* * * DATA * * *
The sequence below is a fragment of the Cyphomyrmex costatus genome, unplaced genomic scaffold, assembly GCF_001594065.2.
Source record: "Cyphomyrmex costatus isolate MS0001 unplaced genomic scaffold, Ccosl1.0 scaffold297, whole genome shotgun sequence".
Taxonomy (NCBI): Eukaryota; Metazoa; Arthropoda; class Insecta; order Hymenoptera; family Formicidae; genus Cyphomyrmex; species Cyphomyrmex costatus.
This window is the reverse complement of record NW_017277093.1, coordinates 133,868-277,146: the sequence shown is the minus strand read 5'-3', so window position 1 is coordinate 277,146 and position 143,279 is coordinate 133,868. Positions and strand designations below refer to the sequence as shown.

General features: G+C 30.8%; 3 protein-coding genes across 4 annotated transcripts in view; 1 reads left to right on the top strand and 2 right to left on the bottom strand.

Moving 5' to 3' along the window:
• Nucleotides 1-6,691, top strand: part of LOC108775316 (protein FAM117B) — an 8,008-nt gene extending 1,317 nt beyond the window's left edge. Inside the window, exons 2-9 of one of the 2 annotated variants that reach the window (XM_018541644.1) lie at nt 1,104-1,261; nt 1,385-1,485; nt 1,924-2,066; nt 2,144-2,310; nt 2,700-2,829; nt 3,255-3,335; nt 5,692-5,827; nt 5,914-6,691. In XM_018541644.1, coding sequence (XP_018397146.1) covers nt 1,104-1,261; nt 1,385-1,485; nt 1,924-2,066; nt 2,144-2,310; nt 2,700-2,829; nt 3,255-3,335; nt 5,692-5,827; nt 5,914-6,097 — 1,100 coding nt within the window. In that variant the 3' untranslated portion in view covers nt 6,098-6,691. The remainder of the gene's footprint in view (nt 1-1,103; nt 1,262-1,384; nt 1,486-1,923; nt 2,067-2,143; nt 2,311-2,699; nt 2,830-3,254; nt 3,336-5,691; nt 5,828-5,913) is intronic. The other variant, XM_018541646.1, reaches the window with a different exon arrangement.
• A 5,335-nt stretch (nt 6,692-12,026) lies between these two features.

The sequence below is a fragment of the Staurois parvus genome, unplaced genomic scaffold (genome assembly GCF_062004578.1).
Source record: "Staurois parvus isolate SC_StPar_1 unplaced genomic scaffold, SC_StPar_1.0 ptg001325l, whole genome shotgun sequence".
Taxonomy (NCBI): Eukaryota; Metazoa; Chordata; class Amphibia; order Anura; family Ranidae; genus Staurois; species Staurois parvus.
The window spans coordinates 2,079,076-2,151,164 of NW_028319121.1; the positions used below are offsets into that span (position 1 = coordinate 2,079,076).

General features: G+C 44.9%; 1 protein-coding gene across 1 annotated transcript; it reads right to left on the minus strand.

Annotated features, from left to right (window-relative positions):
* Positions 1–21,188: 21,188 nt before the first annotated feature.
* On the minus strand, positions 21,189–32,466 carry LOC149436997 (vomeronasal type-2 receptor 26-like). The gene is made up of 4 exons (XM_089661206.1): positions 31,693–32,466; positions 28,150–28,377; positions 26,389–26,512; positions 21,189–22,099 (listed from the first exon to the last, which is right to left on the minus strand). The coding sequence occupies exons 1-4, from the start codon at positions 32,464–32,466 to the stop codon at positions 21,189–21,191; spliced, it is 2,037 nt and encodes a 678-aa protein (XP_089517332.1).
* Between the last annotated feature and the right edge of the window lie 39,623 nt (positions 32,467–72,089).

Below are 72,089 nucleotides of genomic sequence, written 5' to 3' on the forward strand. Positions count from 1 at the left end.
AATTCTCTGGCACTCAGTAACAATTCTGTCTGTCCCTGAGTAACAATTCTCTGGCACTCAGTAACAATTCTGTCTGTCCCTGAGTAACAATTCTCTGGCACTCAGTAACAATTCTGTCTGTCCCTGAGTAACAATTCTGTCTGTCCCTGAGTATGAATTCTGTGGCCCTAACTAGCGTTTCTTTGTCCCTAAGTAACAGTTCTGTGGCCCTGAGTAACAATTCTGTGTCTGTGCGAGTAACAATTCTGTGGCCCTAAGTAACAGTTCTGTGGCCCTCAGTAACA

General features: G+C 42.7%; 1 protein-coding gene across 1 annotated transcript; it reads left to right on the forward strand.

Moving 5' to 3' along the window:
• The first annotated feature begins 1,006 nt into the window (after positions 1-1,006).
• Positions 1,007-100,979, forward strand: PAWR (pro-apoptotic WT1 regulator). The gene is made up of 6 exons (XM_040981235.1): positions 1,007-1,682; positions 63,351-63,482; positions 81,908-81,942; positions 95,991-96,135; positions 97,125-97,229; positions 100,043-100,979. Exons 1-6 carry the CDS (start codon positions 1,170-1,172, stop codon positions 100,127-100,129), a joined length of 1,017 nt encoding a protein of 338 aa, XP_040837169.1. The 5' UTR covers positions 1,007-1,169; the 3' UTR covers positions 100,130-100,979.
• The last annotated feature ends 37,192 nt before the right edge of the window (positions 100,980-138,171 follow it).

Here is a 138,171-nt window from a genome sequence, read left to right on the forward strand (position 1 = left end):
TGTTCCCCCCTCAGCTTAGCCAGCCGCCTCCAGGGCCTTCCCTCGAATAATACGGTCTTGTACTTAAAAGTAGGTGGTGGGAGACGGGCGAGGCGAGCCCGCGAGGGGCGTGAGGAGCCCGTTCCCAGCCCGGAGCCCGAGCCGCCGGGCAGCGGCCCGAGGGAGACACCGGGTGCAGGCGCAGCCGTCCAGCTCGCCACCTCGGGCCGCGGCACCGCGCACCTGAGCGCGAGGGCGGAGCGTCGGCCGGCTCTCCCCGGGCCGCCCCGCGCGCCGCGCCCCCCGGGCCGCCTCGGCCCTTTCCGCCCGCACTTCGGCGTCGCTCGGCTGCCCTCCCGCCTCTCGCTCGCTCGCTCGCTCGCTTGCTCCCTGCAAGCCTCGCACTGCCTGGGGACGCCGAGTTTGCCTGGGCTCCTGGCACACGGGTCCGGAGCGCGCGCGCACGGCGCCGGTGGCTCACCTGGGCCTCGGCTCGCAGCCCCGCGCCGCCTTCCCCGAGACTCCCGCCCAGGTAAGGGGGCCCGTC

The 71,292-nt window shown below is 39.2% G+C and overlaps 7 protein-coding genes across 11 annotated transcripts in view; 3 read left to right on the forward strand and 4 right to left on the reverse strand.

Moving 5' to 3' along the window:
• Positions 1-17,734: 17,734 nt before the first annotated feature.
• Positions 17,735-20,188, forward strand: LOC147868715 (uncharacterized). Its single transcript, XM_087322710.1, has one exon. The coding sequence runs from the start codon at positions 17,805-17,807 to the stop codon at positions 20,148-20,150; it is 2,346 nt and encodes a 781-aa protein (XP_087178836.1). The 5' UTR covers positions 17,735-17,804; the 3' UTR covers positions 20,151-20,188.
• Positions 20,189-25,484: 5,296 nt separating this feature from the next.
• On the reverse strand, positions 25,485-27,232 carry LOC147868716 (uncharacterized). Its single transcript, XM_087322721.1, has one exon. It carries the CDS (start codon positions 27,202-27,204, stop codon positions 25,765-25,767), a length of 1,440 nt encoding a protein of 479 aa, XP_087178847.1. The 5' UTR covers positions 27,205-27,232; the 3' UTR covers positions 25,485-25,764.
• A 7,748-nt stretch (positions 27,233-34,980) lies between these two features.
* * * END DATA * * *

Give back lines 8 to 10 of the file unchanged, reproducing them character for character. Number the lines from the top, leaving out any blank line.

• A 5,335-nt stretch (nt 6,692-12,026) lies between these two features.

The sequence below is a fragment of the Staurois parvus genome, unplaced genomic scaffold (genome assembly GCF_062004578.1).
Source record: "Staurois parvus isolate SC_StPar_1 unplaced genomic scaffold, SC_StPar_1.0 ptg001325l, whole genome shotgun sequence".